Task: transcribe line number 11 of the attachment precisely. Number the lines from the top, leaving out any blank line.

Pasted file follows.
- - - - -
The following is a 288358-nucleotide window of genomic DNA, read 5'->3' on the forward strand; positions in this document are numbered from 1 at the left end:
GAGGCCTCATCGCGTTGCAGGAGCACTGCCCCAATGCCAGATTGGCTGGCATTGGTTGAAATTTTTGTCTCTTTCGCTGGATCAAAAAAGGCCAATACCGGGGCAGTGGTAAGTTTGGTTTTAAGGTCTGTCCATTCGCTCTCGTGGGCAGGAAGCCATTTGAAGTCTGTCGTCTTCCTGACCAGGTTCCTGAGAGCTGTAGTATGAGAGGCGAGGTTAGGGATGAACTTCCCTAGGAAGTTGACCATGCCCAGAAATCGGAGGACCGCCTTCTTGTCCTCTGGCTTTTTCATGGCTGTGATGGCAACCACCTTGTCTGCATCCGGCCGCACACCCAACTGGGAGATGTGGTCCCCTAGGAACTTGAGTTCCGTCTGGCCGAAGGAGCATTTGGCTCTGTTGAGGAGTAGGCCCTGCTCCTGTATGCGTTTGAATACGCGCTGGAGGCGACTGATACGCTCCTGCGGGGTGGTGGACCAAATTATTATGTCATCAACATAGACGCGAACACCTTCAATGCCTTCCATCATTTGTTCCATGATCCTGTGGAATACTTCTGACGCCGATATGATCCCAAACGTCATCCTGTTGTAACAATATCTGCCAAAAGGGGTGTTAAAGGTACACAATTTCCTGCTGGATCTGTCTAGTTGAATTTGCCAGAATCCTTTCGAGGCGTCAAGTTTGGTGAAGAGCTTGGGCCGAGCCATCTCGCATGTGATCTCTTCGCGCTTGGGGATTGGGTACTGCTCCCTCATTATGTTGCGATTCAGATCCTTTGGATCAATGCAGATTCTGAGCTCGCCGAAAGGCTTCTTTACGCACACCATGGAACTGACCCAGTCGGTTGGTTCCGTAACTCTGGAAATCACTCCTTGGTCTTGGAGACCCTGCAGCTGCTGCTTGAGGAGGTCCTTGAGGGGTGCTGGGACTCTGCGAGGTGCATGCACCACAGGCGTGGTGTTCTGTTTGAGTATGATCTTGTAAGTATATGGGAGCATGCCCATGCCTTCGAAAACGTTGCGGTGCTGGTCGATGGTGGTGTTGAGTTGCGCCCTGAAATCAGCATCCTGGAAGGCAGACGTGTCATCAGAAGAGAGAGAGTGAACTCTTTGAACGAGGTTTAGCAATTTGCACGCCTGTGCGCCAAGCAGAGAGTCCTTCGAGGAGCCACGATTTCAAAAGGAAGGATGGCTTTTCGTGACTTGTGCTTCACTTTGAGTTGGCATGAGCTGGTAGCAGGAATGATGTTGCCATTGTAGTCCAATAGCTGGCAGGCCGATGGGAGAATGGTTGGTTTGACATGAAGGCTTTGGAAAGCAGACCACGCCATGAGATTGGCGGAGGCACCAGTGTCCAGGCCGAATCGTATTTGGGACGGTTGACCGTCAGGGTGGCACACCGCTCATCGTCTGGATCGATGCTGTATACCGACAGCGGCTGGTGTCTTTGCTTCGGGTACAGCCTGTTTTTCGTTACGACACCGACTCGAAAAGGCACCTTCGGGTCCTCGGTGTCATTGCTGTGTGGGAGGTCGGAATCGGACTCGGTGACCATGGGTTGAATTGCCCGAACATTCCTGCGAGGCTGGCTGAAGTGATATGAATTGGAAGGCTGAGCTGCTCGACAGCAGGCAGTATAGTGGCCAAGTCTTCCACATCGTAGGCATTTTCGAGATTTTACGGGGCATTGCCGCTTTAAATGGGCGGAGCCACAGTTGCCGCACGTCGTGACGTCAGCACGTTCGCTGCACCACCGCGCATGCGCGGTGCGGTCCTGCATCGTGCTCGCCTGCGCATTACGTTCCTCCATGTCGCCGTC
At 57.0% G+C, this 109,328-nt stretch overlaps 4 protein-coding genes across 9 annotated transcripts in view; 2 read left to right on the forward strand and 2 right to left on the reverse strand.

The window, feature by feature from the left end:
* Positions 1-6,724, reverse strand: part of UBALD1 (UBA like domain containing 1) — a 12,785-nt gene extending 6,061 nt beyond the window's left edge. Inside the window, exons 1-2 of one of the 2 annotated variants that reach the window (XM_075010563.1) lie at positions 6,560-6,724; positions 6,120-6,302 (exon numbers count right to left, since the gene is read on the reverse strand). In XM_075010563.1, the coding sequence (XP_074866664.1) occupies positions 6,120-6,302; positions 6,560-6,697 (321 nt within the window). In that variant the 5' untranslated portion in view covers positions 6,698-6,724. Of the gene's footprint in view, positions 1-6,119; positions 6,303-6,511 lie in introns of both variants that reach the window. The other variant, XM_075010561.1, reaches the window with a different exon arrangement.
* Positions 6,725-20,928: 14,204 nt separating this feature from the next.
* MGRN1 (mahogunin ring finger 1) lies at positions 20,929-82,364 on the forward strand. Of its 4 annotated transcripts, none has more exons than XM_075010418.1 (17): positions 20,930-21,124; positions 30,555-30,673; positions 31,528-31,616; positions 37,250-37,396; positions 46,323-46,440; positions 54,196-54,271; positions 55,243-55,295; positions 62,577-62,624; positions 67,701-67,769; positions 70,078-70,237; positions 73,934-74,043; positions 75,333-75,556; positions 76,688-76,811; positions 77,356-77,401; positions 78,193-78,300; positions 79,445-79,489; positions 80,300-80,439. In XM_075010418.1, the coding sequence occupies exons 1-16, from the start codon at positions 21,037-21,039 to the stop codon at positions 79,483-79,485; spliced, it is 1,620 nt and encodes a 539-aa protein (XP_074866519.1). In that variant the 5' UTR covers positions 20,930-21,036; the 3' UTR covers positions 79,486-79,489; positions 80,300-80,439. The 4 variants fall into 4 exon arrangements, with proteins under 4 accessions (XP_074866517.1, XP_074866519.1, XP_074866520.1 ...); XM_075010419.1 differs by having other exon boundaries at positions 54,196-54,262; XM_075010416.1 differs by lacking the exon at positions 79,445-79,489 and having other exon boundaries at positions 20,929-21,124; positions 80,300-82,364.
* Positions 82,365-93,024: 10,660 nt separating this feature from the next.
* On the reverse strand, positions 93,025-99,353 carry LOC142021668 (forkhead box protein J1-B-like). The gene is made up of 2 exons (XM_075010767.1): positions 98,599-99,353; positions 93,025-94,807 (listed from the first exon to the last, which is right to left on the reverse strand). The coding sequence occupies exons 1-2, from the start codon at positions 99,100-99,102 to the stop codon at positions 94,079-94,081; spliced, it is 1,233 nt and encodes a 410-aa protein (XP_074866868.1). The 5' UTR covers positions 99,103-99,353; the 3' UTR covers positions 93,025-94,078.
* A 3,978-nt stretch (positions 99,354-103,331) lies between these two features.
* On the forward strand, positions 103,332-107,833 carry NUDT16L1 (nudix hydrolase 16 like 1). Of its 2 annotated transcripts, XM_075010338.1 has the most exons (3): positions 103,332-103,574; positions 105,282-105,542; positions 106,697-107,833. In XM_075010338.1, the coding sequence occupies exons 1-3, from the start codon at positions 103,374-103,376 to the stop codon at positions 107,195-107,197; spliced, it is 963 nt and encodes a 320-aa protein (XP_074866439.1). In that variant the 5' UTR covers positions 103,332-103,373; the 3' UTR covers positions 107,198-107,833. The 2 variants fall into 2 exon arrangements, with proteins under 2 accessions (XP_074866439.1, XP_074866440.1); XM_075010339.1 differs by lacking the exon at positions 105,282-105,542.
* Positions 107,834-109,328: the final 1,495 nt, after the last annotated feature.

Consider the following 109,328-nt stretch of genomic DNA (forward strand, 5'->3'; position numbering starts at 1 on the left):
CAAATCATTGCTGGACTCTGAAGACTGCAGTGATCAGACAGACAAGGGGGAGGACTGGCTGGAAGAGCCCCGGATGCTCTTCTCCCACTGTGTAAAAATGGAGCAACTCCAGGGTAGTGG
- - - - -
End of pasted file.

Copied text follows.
* On the forward strand, positions 103,332-107,833 carry NUDT16L1 (nudix hydrolase 16 like 1). Of its 2 annotated transcripts, XM_075010338.1 has the most exons (3): positions 103,332-103,574; positions 105,282-105,542; positions 106,697-107,833. In XM_075010338.1, the coding sequence occupies exons 1-3, from the start codon at positions 103,374-103,376 to the stop codon at positions 107,195-107,197; spliced, it is 963 nt and encodes a 320-aa protein (XP_074866439.1). In that variant the 5' UTR covers positions 103,332-103,373; the 3' UTR covers positions 107,198-107,833. The 2 variants fall into 2 exon arrangements, with proteins under 2 accessions (XP_074866439.1, XP_074866440.1); XM_075010339.1 differs by lacking the exon at positions 105,282-105,542.